One of New Labour’s central pledges after being elected in 1997 was to halve child poverty in a decade and eradicate it within 20 years. To great fanfare at its re-election last year, Chancellor Gordon Brown boasted that Labour had lifted 1.2 million children out of poverty. He claimed that the number of children living below the poverty line fell from 4.4 million in 1996/97, to 3.2 million in 2000/01.
Newly released figures published in the annual document, Households Below Average Income, by the Department for Work and Pensions, indicate otherwise. Household income figures measure poverty relative to generally rising incomes. Those below 60 percent of the average income, measured, after housing costs, are considered to be living in poverty-stricken circumstances. The newly released household income figures suggest the reduction in child poverty is less than half that claimed by Brown and the reduction is closer to just half a million.
One in three British children still live in poverty—double the rate in France and five times that in the Nordic countries. A report published by UNICEF in June 2000, measuring relative poverty, placed Britain 20th out of 23 nations. Even in the unlikely event of Labour meeting its stated target of reducing child poverty by half in 10 years, the country would still be stuck with the highest child poverty in Europe.
Ministers, however, still insist their target to reduce child poverty by a million in their first term has been met. In the meantime they are furiously attempting to reformulate the official methods of poverty calculation in order to mask their failure. On release of the incriminating child poverty figures, ministers briefed journalists that Labour had lifted more children out of poverty but, because the national average wage had increased, it had made it even harder from them to raise poorer incomes above the average.
Work and Pensions Secretary Alistair Darling resorted to hypothetical claims that even more children would have slid into poverty had the Conservatives remained in power.
The former social security minister Frank Field, who was dumped from the New Labour cabinet early in its first term, called the results, “a let-down, especially as in the strategy’s early years many families were only just below the poverty line.” [emphasis added]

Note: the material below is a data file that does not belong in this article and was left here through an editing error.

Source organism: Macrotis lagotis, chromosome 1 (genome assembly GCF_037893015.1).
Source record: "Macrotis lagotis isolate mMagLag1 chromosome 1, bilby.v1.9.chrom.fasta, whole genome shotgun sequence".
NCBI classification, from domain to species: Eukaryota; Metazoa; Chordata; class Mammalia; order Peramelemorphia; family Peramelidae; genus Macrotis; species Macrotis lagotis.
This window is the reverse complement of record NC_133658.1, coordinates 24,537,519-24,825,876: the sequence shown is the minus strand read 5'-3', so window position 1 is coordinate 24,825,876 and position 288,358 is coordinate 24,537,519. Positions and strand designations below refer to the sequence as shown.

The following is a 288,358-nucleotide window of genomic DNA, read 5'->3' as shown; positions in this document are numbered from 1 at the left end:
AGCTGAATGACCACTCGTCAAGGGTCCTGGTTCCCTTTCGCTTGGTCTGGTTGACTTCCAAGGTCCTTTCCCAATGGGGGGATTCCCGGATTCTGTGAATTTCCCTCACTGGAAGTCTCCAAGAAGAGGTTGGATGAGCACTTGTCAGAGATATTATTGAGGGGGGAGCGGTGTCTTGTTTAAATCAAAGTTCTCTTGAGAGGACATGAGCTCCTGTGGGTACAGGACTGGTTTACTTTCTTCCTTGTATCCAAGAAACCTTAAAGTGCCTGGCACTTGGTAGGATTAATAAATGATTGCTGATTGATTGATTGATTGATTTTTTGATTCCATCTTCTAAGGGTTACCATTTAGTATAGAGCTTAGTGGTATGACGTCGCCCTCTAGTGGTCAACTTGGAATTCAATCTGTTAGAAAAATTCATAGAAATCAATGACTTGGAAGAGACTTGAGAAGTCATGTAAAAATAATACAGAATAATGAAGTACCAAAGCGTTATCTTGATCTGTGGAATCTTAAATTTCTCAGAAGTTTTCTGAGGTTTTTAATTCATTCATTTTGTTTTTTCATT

This is an important observation. That so many families were previously only marginally below the poverty level means that they required only a very small increase in income to raise them above the threshold. And this is what Labour has done. Most families who have been raised marginally above the poverty line are those who are in receipt of the working family tax credit, which is dependent upon them accepting low paid employment. But those who are raised just above the official poverty line can just as easily fall down below it.
The Blair government says there is no dignity outside of the labour market and is using these measures to further erode welfare provision. Many of those families who remain in poverty are single parents and those dependent solely on benefits for their income. While in-work benefits have meant that taking a low paid job makes a family slightly better off, unemployment benefits have decreased enormously in relative value when compared to wages.
This situation means that when the present period of economic growth ends, even more families will be thrown back into even deeper poverty.
Receiving a few pounds above the official poverty line does not alter the fact that millions of people continue to be haunted by economic insecurity. Recent research suggests that while a minority of families who rely exclusively upon social security remain in poverty for protracted periods, many others, as many as 60 percent of the total British population, experience intermittent periods of poverty over extended periods of time. Those suffering poverty at any one time are only a minority of those who have suffered from poverty-ridden circumstances over a more extended period.
Darling has also made the dubious claim that the poorest fifth of society had enjoyed income increases on a par with that of the highest fifth since 1997. He used this to imply that the growth of inequality has peaked. But even if one accepts the claim of a five percent increase in income at either end of the scale, there is a vast difference between five percent of not very much at the poorest end, and five percent of millions at the other.
Just one week after the release of the embarrassing child poverty figures, the government announced plans to redefine the calculation of child poverty figures—claiming the current method to be inadequate. One can safely bet that whichever formula is finally decided upon, it will be that which enables the government to triumphantly proclaim it is on target in its poverty reduction plans. When a similar overhaul of the official measurement was implemented in the Irish Republic, poverty immediately shrank, as if by magic, from 26 percent to 6 percent.